Originally Posted by Greg David
I hated that era of film scoring so much. They sound even worse now. Nothing dates an 80's film like a droning synth score. I would expect it from a low-budget horror movie, but A-list directors were allowing that shit to pollute their work.
Then I'm sure you were as equally pained as I by Jerry Goldsmith's full nelson lapse into darkness. Hello, RENT-A-COP! As Taylor mentions, he had a glorious ability to overcome the drawbacks of the hybrid sound. I consider him the master of integration on this end. Of course, he'd been experimenting in that direction from the early 60s. I was gaga over RUNAWAY (myself just getting into keyboard use at the time), but almost all his synth only scores rub my rhubarb.
I think the problem, speaking orchestral vs electronic, was (and is?) the lack of ability of filmmakers (and certainly studio meddlers) to properly figure when one should be chosen over the other. The lean, and ultimate fall, into wall to wall synth scoring seems to me the inevitable result of the rise of "fast food filmmaking" (get it shot, get it out, get it on vhs, get the sequel goin!) that exploded in the 80s. We've all seen liner notes relating the ludicrously shrinking room given to film composers, both in time and money. The whole period did a tremendous disservice to both electronic and orchestral scoring appreciation.
Take CHERRY 2000. A good example where Basil Poledouris brilliantly meshes synth and a full-throated (Jesus, those horns!) orchestra to create a uniquely perfect score for the off-beat film. But, like Goldsmith, when you hit an instance where they went cheap (NO MAN'S LAND) you can feel his abilities being strangled.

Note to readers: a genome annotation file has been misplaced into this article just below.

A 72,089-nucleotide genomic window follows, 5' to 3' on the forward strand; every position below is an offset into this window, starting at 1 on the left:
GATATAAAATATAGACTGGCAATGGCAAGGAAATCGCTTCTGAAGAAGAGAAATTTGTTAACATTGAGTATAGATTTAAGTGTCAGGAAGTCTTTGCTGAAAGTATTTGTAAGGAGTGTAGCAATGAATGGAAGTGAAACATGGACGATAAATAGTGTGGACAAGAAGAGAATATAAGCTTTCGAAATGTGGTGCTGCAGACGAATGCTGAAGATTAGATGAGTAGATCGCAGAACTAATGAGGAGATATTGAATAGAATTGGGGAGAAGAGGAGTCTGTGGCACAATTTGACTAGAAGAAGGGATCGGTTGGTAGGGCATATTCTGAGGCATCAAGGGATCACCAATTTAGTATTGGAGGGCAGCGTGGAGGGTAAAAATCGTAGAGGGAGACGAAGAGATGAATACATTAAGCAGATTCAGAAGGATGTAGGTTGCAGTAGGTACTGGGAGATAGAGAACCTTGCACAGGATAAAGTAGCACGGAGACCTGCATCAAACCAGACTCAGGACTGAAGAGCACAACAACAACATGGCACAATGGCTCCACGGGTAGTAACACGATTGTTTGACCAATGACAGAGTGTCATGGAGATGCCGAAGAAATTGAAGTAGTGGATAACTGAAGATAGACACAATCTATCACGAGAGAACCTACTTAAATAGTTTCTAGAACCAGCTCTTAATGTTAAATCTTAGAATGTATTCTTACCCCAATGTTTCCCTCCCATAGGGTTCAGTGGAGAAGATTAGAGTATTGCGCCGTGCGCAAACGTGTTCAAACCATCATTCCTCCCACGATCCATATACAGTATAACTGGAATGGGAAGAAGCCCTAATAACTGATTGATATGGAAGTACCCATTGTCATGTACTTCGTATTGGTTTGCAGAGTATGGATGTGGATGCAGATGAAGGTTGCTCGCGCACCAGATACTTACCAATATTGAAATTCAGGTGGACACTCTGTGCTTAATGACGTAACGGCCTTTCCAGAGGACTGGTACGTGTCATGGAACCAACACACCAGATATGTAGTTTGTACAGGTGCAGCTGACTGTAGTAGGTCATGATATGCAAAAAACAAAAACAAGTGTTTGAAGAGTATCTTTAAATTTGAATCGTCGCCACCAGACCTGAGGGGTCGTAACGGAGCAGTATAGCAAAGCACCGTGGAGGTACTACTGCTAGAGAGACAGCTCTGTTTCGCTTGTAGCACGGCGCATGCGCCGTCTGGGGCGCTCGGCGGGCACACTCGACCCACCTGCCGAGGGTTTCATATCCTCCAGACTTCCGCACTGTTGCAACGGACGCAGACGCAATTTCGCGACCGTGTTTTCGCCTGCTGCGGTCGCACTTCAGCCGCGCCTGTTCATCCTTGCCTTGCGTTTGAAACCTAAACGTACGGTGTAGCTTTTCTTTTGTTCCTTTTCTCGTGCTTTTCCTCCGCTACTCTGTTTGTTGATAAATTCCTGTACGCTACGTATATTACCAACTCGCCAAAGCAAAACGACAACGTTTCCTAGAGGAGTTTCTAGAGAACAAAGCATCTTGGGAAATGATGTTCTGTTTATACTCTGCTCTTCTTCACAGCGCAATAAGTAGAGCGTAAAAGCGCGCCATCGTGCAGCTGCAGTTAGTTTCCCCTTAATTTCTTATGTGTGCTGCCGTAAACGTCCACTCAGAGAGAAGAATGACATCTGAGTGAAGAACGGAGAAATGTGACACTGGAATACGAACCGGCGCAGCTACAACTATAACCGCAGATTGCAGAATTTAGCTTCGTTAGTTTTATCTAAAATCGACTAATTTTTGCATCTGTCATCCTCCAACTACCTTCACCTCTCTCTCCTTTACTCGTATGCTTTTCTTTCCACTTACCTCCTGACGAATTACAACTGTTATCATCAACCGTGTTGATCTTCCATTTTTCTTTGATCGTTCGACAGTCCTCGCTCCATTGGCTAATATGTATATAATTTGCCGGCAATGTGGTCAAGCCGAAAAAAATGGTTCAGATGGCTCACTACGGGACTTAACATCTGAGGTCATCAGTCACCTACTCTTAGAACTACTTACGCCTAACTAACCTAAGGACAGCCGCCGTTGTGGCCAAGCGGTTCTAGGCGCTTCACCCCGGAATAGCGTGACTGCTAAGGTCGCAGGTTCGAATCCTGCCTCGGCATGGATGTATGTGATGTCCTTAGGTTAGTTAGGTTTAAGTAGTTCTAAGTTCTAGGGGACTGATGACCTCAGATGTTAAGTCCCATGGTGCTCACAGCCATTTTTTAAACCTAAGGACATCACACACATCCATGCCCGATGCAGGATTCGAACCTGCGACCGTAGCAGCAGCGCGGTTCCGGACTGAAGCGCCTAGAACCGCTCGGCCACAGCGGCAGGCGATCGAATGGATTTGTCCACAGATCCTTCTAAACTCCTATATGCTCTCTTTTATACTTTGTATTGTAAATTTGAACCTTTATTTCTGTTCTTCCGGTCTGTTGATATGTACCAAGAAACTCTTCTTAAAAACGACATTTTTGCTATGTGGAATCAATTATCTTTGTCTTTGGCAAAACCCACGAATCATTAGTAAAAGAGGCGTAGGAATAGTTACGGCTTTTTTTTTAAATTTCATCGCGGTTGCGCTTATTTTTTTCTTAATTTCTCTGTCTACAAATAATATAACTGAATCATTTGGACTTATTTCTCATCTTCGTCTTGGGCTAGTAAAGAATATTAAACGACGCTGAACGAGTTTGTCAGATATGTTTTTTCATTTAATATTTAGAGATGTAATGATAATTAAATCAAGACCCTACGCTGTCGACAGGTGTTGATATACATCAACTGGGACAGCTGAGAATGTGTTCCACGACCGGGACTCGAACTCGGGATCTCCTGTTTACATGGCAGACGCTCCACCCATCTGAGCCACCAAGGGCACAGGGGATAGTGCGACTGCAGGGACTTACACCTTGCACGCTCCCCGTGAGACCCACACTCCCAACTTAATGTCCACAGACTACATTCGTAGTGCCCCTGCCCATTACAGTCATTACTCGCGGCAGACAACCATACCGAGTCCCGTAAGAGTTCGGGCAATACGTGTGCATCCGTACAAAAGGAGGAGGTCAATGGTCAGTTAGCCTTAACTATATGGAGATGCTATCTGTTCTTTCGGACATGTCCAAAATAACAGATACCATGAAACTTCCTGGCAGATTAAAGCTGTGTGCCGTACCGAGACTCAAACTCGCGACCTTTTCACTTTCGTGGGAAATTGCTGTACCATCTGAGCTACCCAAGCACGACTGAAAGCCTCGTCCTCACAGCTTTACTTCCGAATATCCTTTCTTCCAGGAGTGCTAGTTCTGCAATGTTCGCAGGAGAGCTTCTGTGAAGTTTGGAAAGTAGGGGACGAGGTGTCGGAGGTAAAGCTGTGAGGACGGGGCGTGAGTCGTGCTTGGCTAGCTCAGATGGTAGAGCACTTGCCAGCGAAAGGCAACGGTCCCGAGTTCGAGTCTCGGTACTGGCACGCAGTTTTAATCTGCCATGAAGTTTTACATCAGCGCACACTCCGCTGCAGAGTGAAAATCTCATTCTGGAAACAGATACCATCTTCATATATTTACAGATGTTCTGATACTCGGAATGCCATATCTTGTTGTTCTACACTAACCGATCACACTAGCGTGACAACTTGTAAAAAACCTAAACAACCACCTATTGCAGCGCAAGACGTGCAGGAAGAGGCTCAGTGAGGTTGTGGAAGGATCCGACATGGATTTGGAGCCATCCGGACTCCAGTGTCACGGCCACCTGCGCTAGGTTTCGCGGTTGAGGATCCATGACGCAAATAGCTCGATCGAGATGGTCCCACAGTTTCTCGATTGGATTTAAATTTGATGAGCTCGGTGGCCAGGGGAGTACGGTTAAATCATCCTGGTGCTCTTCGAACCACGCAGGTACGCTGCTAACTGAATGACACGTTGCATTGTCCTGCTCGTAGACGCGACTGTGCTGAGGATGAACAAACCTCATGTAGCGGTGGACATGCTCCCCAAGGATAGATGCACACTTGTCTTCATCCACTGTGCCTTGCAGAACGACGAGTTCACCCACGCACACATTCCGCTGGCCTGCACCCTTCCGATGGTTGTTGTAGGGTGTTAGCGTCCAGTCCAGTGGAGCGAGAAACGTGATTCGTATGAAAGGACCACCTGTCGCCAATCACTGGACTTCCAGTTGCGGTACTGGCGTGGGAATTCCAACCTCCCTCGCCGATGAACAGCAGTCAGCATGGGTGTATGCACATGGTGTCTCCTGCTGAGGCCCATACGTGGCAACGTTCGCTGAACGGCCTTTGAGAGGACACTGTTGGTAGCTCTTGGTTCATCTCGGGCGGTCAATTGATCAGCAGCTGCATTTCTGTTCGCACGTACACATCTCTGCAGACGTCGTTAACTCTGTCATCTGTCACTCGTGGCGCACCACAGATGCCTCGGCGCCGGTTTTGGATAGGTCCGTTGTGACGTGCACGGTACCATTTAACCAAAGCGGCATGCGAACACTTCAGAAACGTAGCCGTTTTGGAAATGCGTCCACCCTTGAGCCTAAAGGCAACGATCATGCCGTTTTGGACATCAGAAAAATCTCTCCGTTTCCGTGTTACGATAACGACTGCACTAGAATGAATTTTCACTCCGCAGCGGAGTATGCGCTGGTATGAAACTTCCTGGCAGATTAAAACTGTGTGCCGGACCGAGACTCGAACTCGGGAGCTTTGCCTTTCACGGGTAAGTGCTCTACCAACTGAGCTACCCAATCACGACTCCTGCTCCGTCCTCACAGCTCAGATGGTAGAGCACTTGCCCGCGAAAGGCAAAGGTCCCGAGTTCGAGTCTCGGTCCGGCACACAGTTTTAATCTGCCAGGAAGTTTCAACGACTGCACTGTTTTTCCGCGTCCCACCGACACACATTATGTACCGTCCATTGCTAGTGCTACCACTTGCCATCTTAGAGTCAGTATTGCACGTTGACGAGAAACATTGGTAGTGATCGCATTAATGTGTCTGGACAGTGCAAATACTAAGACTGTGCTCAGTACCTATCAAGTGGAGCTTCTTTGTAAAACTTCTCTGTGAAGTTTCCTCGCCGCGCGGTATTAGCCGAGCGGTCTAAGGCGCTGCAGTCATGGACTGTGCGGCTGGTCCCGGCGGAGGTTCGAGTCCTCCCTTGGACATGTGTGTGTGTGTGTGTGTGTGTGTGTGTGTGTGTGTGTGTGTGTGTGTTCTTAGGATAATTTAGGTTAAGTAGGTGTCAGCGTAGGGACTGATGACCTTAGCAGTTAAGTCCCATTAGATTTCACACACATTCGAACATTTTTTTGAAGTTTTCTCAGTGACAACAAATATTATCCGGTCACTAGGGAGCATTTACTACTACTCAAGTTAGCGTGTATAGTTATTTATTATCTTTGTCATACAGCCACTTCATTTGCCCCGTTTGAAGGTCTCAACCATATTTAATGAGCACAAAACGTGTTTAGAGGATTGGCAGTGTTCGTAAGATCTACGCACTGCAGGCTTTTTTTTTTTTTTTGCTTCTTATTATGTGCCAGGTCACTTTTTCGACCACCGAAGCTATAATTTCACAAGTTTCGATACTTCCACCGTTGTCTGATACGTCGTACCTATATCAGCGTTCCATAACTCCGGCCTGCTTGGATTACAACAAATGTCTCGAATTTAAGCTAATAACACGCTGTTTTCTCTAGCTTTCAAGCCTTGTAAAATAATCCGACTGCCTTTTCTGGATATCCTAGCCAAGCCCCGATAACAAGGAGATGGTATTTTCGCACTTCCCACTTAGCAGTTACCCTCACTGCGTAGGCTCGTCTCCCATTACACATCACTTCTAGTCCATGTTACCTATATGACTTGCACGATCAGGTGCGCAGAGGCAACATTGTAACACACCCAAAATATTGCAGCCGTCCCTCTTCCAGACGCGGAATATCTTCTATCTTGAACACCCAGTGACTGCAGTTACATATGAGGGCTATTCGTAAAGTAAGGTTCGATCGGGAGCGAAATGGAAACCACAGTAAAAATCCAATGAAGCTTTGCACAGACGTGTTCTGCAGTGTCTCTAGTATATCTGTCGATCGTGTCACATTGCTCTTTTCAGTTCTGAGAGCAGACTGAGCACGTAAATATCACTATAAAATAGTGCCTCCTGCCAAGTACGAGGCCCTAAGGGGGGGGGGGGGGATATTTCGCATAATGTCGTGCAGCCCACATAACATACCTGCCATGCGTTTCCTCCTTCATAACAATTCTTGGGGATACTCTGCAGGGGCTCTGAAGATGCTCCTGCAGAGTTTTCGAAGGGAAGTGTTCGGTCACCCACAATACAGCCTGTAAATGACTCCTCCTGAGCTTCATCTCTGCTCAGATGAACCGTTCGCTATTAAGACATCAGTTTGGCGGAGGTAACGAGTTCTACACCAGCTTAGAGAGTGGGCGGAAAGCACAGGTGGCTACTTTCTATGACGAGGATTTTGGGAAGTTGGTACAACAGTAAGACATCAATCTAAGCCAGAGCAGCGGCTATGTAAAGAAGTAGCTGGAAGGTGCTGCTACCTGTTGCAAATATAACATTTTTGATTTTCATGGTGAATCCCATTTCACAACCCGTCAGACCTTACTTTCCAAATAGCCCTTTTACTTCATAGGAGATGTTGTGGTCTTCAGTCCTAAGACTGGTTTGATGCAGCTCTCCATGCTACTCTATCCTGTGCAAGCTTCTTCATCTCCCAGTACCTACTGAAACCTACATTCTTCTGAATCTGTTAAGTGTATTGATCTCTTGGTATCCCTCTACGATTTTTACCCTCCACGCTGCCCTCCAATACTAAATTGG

It's on the fly, but I'm pretty sure Elfman's BATMAN was the one that hit me like the released prisoners at the end of THE WIZ.
I adore the Eurythmics 1984 music, particularly as a concept album. I even still have DoublePlusGood
on a cd in the car. However when I was finally able to hear Dominic Muldowney's lush and haunting score I couldn't believe how much of a difference it made. Director Radford notoriously hated Virgin's imposition of the Eurythmics on the film but obviously lost to the realities of filmmaking that are often lamented in the forum. Imagine my surprise when I picked up MCA's cheap and quiet release of 1984 on dvd only to discover the film scored properly with Muldowney's heartbreaking score (and stirring anthem, natch!).
As a hugerrific fan of both Tangerine Dream and Jerry Goldsmith, you can imagine how the whole LEGEND debacle went down in my tiny little film score fan world at the time.
Like I said, it was a dark and confusing time.
eta: Whoa. I gotta type faster.